For Belize, trade-related taxes include import duties, Revenue Replacement Duty (RRD), and Environmental Tax (ET). As the name implies, import duties are paid by the importer, and its rates range from zero percent up to 45 percent in some instances. The most common import duty rate, however, is 20 percent on commodities. Import duties are calculated on the CIF (Cost, Insurance, plus Freight) value of the goods, and are applied to goods that are not “zero-rated”.
RRD—which is installed as a type of cost recovery mechanism for GOB and applied to a specific list of more than 60 categories of goods—is also worth looking at. The RRD rates range from 5 percent to 50 percent, with, of course, some exemptions for goods from CARICOM countries. The Environmental Tax, with an average rate of 2 percent, is also levied on all goods that are imported into the country, with the exemption of basic food items such as beans, butter, cheese, coffee, baby formula, and medical supplies, to name a few. It must be noted that this tax is not charged on domestic goods, and that the ET goes against World Trade Organization (WTO)’s “non-discrimination” principles. There is also an excise tax that is levied on locally manufactured goods such as cigarettes, soft drinks, beer and alcohol.
Analysis of the Economic Consequences of Tax Reforms
As is true for the entire review process, the review of the trade-related and excise taxes discussed above cannot be approached carelessly. While the EDC is determined to see the requisite reforms, it has to ensure that these reforms do not erode government’s revenue stream.
“The Committee must also look cautiously at the economic consequences of tax reforms for the country,” Masson stressed. “While we all would love this process to be completed overnight, they (The Committee) cannot and will not simply suggest removing or combining taxes; that would be awfully irresponsible of any entity, especially a government, to do. Instead, this study will analyze the impact of a streamlining of the trade-related taxes and the excise taxes.”
Masson also reminded that the process, at the very least, must be “revenue neutral”, while simultaneously improving the business environment. “While we are being careful not to throw away the proverbial ‘baby with the bath water’, we are dedicated to seeing this through. If I may refer back to the Enterprise Survey done by the World Bank about four years ago, it is a salient concern for the government that 56.7 percent of the 150 private-sector representatives surveyed said that they found the ‘tax rates’ as a major constraint,” she said. “Additionally, 44.6 percent also found customs and trade regulations to be a significant constraint. We are fully committed to seeing these constraints relaxed, because the stronger we can make our private sector, the better. All we’re doing is making sure that whatever we do, we do prudently.”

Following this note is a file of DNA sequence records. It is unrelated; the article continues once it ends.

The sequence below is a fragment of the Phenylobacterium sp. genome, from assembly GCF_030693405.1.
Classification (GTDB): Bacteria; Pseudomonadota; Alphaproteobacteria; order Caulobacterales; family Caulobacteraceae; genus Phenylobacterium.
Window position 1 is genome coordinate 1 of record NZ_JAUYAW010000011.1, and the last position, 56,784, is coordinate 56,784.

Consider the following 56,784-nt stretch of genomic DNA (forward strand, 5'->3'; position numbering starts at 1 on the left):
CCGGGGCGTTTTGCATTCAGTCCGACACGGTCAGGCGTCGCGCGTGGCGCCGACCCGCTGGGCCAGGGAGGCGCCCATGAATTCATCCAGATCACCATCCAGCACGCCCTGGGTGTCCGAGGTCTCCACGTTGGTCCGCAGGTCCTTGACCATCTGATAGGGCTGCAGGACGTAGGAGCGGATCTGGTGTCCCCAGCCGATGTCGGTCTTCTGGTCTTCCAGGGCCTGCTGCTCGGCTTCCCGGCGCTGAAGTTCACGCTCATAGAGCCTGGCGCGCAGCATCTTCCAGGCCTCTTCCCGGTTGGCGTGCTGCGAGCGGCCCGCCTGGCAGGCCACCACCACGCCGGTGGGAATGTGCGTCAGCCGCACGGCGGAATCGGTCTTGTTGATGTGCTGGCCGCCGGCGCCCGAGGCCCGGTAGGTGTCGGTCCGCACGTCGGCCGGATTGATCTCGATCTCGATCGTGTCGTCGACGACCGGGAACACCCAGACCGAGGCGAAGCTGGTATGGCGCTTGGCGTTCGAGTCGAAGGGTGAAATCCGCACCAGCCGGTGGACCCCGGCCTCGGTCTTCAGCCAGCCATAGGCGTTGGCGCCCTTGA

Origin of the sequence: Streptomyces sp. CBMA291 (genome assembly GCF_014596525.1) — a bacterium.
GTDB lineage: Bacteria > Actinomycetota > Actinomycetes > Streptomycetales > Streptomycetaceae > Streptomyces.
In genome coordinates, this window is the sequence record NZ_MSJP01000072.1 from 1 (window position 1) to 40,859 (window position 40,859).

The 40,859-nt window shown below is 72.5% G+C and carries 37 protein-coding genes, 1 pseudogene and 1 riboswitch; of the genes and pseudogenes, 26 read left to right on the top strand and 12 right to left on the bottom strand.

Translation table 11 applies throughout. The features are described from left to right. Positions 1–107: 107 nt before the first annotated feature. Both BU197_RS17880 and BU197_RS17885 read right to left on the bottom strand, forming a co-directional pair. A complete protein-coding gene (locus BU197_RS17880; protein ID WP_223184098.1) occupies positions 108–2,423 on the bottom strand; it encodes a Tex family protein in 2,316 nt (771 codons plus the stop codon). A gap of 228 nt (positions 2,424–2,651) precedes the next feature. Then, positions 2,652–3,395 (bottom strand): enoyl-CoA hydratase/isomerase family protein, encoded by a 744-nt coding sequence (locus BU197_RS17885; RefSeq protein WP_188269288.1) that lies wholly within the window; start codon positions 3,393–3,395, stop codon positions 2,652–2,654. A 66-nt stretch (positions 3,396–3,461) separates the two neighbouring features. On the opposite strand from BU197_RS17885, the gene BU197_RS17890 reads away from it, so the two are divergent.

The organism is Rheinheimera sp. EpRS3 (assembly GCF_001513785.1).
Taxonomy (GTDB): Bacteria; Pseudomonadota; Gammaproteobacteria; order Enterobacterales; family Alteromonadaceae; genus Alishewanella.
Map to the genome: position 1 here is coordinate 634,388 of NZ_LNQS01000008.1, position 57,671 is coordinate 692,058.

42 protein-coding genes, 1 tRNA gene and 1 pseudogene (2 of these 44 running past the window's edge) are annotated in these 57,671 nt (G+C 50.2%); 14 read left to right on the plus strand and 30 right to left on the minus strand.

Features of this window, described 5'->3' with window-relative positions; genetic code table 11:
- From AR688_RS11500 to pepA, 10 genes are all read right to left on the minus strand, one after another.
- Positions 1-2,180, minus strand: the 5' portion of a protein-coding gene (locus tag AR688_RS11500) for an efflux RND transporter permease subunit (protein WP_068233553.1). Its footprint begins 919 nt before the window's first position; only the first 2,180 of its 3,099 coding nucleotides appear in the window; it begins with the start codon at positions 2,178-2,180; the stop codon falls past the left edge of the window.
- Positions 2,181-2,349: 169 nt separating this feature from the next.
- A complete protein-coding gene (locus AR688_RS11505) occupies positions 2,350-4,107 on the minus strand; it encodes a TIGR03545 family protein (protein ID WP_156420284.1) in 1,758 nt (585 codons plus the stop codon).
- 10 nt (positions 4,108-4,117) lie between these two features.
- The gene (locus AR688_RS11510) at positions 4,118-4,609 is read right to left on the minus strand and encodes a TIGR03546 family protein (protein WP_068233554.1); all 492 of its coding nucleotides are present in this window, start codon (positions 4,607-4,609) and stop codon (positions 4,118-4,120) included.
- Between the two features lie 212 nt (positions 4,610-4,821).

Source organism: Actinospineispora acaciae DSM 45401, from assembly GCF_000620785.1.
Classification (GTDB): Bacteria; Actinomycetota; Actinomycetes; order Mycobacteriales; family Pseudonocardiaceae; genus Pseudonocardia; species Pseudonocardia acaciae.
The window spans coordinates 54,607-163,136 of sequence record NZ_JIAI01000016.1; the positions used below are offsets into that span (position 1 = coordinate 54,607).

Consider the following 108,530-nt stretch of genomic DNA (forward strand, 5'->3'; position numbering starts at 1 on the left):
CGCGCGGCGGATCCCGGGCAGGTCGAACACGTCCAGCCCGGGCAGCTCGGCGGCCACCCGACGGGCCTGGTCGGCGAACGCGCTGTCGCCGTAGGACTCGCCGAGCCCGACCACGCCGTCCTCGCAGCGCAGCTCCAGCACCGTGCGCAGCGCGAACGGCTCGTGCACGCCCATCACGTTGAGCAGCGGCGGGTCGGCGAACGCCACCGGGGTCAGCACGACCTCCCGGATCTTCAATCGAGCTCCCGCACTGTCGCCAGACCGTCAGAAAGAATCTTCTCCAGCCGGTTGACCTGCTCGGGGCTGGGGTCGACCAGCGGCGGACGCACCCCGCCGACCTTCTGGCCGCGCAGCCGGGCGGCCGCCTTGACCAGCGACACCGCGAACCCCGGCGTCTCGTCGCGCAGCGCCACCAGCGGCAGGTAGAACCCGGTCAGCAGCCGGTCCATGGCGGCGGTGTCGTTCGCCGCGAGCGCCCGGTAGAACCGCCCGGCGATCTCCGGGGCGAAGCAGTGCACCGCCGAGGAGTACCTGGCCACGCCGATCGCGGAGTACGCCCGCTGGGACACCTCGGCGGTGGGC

The PPD Director also underscored that the actual implementation of the streamlined trade-related and excise taxes shall follow the adequate stakeholder consultations, so as to ensure that the highest levels of benefits and costs are sufficiently accounted for. “We don’t want to solve one problem by inadvertently creating another of equal size. Currently, we have one of the most revenue-effective tax systems in Central America and Caribbean; we’d like to keep that status, while making the business environment more conducive.”
About the EDC
The Economic Development Council (EDC) serves as the principal liaison body between the public and private sectors, and is designed to advocate for, plan, and coordinate the institutionalization of policy reforms that engender the business- and investment-friendly environment that is suitable for Belize’s private sector development and overall economic growth. The EDC executes its function by maintaining constant and open communication with both sectors via its technical unit, the Public-Private Sector Dialogue, which is housed in the Office of the Prime Minister.